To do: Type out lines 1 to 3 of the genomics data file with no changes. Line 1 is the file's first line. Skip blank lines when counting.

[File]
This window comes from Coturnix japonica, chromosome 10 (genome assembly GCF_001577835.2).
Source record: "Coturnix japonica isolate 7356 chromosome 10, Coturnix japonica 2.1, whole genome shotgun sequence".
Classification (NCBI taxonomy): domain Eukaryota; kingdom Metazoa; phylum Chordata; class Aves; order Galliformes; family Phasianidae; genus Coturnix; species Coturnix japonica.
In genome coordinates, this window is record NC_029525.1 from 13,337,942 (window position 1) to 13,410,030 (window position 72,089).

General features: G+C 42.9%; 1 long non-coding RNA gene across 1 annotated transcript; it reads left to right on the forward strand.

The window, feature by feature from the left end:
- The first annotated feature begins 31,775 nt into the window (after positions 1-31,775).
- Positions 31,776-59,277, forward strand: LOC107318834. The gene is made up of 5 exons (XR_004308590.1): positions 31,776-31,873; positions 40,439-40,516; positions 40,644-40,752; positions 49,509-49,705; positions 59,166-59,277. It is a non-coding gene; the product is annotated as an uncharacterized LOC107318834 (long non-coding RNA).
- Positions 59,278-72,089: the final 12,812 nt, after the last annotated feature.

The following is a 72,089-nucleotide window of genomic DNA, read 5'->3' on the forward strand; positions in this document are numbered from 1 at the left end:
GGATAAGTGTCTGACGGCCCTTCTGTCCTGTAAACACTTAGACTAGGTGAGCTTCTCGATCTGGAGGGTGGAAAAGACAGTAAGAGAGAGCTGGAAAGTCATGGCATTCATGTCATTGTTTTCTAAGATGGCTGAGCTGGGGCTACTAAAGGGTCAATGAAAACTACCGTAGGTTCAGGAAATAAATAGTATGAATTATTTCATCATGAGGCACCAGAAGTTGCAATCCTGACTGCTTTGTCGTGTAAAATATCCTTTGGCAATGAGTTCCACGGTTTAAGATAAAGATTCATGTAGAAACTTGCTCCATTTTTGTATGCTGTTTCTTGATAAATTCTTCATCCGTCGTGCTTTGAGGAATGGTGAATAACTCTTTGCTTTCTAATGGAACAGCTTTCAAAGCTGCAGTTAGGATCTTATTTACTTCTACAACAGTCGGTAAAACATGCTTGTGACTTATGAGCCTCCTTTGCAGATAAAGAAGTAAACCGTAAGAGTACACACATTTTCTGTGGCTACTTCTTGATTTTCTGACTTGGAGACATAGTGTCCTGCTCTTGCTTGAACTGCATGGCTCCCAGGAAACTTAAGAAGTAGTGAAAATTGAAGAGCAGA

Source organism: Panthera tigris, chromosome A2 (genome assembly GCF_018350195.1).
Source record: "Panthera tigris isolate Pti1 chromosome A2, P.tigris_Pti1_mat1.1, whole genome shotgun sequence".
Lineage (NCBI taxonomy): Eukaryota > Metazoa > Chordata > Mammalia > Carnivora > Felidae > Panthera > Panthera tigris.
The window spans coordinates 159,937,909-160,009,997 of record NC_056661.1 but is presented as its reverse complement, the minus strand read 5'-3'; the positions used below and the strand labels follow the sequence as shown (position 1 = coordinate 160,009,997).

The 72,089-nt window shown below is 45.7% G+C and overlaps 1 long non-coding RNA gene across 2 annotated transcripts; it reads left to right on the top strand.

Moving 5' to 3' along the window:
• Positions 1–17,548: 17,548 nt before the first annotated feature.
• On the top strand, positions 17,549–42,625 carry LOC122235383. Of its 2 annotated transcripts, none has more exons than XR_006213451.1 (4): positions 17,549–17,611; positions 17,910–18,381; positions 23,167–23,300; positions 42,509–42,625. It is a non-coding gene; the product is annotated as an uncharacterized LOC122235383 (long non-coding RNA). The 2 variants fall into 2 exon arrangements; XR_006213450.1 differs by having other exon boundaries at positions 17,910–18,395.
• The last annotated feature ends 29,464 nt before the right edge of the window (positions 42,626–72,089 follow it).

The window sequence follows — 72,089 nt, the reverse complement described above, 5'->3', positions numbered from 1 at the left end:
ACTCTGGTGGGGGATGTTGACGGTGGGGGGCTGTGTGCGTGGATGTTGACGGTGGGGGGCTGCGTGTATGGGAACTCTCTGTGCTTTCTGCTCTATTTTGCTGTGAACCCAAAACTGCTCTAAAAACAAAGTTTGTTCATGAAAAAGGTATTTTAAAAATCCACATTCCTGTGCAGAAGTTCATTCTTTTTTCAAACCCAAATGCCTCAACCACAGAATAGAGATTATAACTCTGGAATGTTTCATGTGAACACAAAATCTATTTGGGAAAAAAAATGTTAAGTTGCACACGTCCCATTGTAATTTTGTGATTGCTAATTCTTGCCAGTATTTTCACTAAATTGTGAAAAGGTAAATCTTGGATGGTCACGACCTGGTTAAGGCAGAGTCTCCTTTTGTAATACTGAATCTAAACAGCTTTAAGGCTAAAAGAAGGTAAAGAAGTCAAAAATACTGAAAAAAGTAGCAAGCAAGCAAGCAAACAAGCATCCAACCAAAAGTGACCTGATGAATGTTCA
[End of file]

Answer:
This window comes from Coturnix japonica, chromosome 10 (genome assembly GCF_001577835.2).
Source record: "Coturnix japonica isolate 7356 chromosome 10, Coturnix japonica 2.1, whole genome shotgun sequence".
Classification (NCBI taxonomy): domain Eukaryota; kingdom Metazoa; phylum Chordata; class Aves; order Galliformes; family Phasianidae; genus Coturnix; species Coturnix japonica.